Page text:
Monthly Archives: November 2010

Yummy Snack Idea

In fact, I’m eating it right now!

 Plain yogurt (the higher the fat content the better!)
Cinnamon (to taste)
Cardamom (to taste)
Brown sugar

Mix & add fruit (or don’t add fruit, it is still awesome).  You can even put it in the freezer for an hour or so to get a frozen-ish treat.

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Third Post of the Day

This must be a record for me.  Three posts in one day is excessive.  Basically I was trying to break up all the running stuff into two posts to make it more manageable.  The third post is an apology.

Running posts seem to be taking over this blog and I imagine that those of you still reading are probably getting tired of it.  I’m going to try to create a better balance since not everyone wants an update on whether I fueled with honey during my run or how my feet feel.  At least not every day. 

There are two reasons for the switch in blog-focus:  1) running is becoming very important to me; 2) contrary to the content of my blog there is quite a bit going on in my life right now.  Things that I want to write about but have been censoring because this is the internet and I have to consider who may read this (read: future employers) whether I like it or not.  If you ask me I would probably tell you in person.

Possible solutions: 
1) The blog continues like this.  Maybe you really do enjoy my recent posts (but I’m being realistic lol).
2) I post one running update a week (save all my thoughts until then????) and try to be more interesting the rest of the week.
3) Start a second blog dedicated to running and omit the running posts from this blog.

I’d love to hear your thoughts.  Honesty is valued over social pragmatics in this instance.

New Distance

14.8km.  I’ll spare you the details but it felt pretty good.  I tried timing the run but must have turned off the stopwatch function on the ipod at one point because it was way less than anticipated.  It was about 1:40, a pace of about 6:45 per km.  Not fast but that is the point of the long slow run.

I usually choose not to run with music since I enjoy focusing on what is around me and how my body feels when running but I had decided to bring my ipod when tackling such a long distance.  Then I forgot it.  So I made it that long without music or podcasts.  It does become a bit of a mind game when you’ve already run 10km and the end is not visible at all.  That said, after km 11 I usually start to feel my best and pick up speed a little.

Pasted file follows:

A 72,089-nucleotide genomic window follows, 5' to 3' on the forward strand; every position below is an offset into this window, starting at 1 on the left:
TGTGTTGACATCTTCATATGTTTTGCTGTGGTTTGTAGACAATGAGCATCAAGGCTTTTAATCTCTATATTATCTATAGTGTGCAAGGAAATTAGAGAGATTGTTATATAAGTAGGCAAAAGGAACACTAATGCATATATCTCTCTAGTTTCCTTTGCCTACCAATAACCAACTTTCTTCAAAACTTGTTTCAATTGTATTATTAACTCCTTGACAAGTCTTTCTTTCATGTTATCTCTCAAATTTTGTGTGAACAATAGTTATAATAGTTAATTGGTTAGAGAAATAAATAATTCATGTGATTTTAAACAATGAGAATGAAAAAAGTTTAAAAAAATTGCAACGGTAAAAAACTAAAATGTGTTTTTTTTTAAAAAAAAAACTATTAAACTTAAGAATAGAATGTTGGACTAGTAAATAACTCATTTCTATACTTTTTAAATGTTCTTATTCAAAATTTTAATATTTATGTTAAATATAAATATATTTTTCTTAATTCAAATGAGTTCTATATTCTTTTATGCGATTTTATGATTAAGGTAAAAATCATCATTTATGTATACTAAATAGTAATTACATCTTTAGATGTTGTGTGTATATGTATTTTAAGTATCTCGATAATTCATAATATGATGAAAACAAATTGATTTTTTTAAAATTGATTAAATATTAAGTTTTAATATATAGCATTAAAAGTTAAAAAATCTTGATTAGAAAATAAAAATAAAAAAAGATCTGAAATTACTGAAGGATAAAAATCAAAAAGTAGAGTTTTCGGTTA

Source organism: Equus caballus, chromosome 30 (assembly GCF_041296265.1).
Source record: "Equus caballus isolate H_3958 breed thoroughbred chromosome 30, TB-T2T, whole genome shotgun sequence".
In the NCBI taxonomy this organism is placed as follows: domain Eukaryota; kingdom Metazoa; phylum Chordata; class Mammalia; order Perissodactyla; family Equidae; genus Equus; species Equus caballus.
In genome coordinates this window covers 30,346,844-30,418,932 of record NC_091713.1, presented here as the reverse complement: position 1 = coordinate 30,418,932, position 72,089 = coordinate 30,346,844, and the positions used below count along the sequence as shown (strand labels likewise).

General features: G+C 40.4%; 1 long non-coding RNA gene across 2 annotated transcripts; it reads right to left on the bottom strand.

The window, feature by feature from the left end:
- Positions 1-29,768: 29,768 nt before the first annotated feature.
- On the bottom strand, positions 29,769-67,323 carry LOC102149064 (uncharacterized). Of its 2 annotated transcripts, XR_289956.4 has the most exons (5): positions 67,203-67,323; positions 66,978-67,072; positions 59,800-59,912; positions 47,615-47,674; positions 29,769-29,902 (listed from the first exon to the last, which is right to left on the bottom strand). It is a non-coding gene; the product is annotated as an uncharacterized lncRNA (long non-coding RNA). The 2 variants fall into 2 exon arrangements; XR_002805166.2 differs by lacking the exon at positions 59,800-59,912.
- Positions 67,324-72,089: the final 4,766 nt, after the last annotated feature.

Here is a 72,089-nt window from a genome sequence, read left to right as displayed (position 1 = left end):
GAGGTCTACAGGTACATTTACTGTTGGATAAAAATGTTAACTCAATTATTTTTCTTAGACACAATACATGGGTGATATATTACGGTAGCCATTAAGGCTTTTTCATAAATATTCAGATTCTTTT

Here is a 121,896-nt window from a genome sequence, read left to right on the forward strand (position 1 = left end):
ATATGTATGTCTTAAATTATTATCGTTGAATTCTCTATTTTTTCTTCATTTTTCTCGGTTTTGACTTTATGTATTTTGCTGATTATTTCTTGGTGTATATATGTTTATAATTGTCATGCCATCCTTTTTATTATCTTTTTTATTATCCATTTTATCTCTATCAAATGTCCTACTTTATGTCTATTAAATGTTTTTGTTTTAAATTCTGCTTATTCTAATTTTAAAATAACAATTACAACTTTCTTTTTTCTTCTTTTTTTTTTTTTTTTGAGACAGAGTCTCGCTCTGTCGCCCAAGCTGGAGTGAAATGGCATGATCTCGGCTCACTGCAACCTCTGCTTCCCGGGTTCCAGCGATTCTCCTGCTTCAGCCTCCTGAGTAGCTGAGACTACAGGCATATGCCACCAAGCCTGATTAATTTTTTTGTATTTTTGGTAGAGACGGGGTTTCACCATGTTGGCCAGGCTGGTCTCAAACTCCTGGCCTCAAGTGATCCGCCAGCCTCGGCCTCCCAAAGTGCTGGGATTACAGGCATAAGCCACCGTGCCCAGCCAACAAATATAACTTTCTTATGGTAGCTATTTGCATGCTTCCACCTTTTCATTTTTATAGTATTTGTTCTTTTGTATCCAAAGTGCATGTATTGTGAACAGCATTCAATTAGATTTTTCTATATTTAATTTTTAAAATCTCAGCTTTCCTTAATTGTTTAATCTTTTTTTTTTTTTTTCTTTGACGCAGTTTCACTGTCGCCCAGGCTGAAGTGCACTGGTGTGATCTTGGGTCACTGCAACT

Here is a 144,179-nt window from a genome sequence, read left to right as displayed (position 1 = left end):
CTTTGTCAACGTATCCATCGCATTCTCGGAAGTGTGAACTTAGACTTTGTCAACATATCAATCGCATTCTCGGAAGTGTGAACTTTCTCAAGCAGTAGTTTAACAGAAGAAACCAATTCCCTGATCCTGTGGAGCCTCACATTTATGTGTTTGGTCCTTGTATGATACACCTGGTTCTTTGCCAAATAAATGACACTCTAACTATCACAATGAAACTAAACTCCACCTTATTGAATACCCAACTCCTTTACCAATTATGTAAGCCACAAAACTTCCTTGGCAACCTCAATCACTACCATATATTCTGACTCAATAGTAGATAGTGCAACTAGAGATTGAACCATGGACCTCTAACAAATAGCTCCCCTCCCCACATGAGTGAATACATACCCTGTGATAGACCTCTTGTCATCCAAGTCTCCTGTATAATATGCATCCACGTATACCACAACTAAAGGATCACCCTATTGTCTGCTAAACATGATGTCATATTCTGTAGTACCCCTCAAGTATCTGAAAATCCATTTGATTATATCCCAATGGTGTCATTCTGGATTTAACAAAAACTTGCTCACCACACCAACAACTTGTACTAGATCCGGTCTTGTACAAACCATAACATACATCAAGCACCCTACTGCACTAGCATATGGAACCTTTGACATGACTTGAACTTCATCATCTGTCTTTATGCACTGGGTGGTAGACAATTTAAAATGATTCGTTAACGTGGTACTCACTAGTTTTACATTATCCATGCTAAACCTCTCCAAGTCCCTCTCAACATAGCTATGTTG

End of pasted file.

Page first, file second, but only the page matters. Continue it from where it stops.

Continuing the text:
This was the first time I brought fuel with me:  1-2 tbsps creamed honey in a ziploc.  As the distances increase I think I will soon need to take in calories during the run.  I didn’t feel like I needed anything this time but I decided to eat a quick bite of honey about a km before finishing to see how my body would react to ingesting something on the run.  No adverse effects and it probably provided some much-needed energy.

Less than positives:  my left knee hurt when I stopped running.  It didn’t feel sore at all on the run but twinged the second I stopped for the whole walk home (I always stop about 500m from home to cool down by walking back).  It is fine now but this was my first incident of joint pain and that is unsettling.  The pads of my feet have been tender too.  I’m reluctant to blame the fivefingers, though, because they don’t hurt when I run but do sometimes when wearing the Toms walking around the city.  Time will tell.

I even forgot something:  I did 3km in my old runners just to start getting my feet and calves used to shoes.  It felt horrible.  I was winded the whole time.  It felt like blocks of styrofoam on the bottoms of my feet.  Shoes make me sad.  Perhaps it is all in my head.

Running Update #45 (and wishlist)

One of the reasons I started running was because I’m lazy.  I realize that running isn’t a ‘lazy’ sport but, at the time, it meant that I could get ready in 10 minutes (more sleep!), walk out the door and start my workout right away and end up back at my door to jump in the shower and get ready for school.  No need to pack all my gym stuff or actually get to the gym.  The other reason was that I’m cheap.  Running is a pretty cheap sport, that is, until the winter comes.  Suddenly the need to stay outside instead of run the hamster wheel at the gym is costing me big bucks (and I am totally justifying it all).